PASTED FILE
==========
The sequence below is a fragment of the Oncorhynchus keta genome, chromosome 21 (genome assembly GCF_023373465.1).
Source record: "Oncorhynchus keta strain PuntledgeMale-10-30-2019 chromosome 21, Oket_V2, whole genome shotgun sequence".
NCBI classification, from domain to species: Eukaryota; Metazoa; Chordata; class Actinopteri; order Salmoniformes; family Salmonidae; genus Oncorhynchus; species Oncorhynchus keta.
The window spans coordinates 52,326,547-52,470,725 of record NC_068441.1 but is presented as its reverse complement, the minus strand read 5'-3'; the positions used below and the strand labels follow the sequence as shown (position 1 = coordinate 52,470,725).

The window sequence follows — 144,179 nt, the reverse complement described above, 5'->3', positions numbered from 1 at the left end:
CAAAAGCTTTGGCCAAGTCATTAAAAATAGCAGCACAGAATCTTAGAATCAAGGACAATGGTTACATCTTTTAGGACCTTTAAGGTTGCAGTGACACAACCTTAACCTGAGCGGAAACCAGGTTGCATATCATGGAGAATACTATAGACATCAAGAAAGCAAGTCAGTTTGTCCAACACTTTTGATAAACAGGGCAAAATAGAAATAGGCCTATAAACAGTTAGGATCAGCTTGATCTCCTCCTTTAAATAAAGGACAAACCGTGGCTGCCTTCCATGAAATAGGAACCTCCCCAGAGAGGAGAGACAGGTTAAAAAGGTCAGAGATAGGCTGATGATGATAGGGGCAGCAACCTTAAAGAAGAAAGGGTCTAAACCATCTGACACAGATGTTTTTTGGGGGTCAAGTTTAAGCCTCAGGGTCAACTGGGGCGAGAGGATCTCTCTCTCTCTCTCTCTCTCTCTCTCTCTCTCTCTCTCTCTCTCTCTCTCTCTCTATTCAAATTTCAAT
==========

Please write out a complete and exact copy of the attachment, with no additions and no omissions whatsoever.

The sequence below is a fragment of the Oncorhynchus keta genome, chromosome 21 (genome assembly GCF_023373465.1).
Source record: "Oncorhynchus keta strain PuntledgeMale-10-30-2019 chromosome 21, Oket_V2, whole genome shotgun sequence".
NCBI classification, from domain to species: Eukaryota; Metazoa; Chordata; class Actinopteri; order Salmoniformes; family Salmonidae; genus Oncorhynchus; species Oncorhynchus keta.
The window spans coordinates 52,326,547-52,470,725 of record NC_068441.1 but is presented as its reverse complement, the minus strand read 5'-3'; the positions used below and the strand labels follow the sequence as shown (position 1 = coordinate 52,470,725).

The window sequence follows — 144,179 nt, the reverse complement described above, 5'->3', positions numbered from 1 at the left end:
CAAAAGCTTTGGCCAAGTCATTAAAAATAGCAGCACAGAATCTTAGAATCAAGGACAATGGTTACATCTTTTAGGACCTTTAAGGTTGCAGTGACACAACCTTAACCTGAGCGGAAACCAGGTTGCATATCATGGAGAATACTATAGACATCAAGAAAGCAAGTCAGTTTGTCCAACACTTTTGATAAACAGGGCAAAATAGAAATAGGCCTATAAACAGTTAGGATCAGCTTGATCTCCTCCTTTAAATAAAGGACAAACCGTGGCTGCCTTCCATGAAATAGGAACCTCCCCAGAGAGGAGAGACAGGTTAAAAAGGTCAGAGATAGGCTGATGATGATAGGGGCAGCAACCTTAAAGAAGAAAGGGTCTAAACCATCTGACACAGATGTTTTTTGGGGGTCAAGTTTAAGCCTCAGGGTCAACTGGGGCGAGAGGATCTCTCTCTCTCTCTCTCTCTCTCTCTCTCTCTCTCTCTCTCTCTCTCTCTCTCTCTATTCAAATTTCAAT